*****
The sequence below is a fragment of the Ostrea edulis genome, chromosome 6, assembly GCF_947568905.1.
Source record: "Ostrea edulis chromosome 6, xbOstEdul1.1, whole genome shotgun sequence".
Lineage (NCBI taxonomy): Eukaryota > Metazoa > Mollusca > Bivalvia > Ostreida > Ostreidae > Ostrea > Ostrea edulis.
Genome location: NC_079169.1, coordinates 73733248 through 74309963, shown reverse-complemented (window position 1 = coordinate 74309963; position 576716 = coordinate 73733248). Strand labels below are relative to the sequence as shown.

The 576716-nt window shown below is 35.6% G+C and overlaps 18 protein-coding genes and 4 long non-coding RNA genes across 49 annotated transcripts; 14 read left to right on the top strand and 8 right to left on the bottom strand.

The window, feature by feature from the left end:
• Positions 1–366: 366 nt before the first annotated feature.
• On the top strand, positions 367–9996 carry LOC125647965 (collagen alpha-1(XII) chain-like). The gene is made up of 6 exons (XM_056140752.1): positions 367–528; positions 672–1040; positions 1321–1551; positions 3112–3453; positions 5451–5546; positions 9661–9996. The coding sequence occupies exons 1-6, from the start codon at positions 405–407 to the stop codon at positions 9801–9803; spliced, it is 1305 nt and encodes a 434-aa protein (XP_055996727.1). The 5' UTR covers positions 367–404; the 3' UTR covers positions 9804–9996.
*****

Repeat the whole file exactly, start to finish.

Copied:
The sequence below is a fragment of the Ostrea edulis genome, chromosome 6, assembly GCF_947568905.1.
Source record: "Ostrea edulis chromosome 6, xbOstEdul1.1, whole genome shotgun sequence".
Lineage (NCBI taxonomy): Eukaryota > Metazoa > Mollusca > Bivalvia > Ostreida > Ostreidae > Ostrea > Ostrea edulis.
Genome location: NC_079169.1, coordinates 73733248 through 74309963, shown reverse-complemented (window position 1 = coordinate 74309963; position 576716 = coordinate 73733248). Strand labels below are relative to the sequence as shown.

The 576716-nt window shown below is 35.6% G+C and overlaps 18 protein-coding genes and 4 long non-coding RNA genes across 49 annotated transcripts; 14 read left to right on the top strand and 8 right to left on the bottom strand.

The window, feature by feature from the left end:
• Positions 1–366: 366 nt before the first annotated feature.
• On the top strand, positions 367–9996 carry LOC125647965 (collagen alpha-1(XII) chain-like). The gene is made up of 6 exons (XM_056140752.1): positions 367–528; positions 672–1040; positions 1321–1551; positions 3112–3453; positions 5451–5546; positions 9661–9996. The coding sequence occupies exons 1-6, from the start codon at positions 405–407 to the stop codon at positions 9801–9803; spliced, it is 1305 nt and encodes a 434-aa protein (XP_055996727.1). The 5' UTR covers positions 367–404; the 3' UTR covers positions 9804–9996.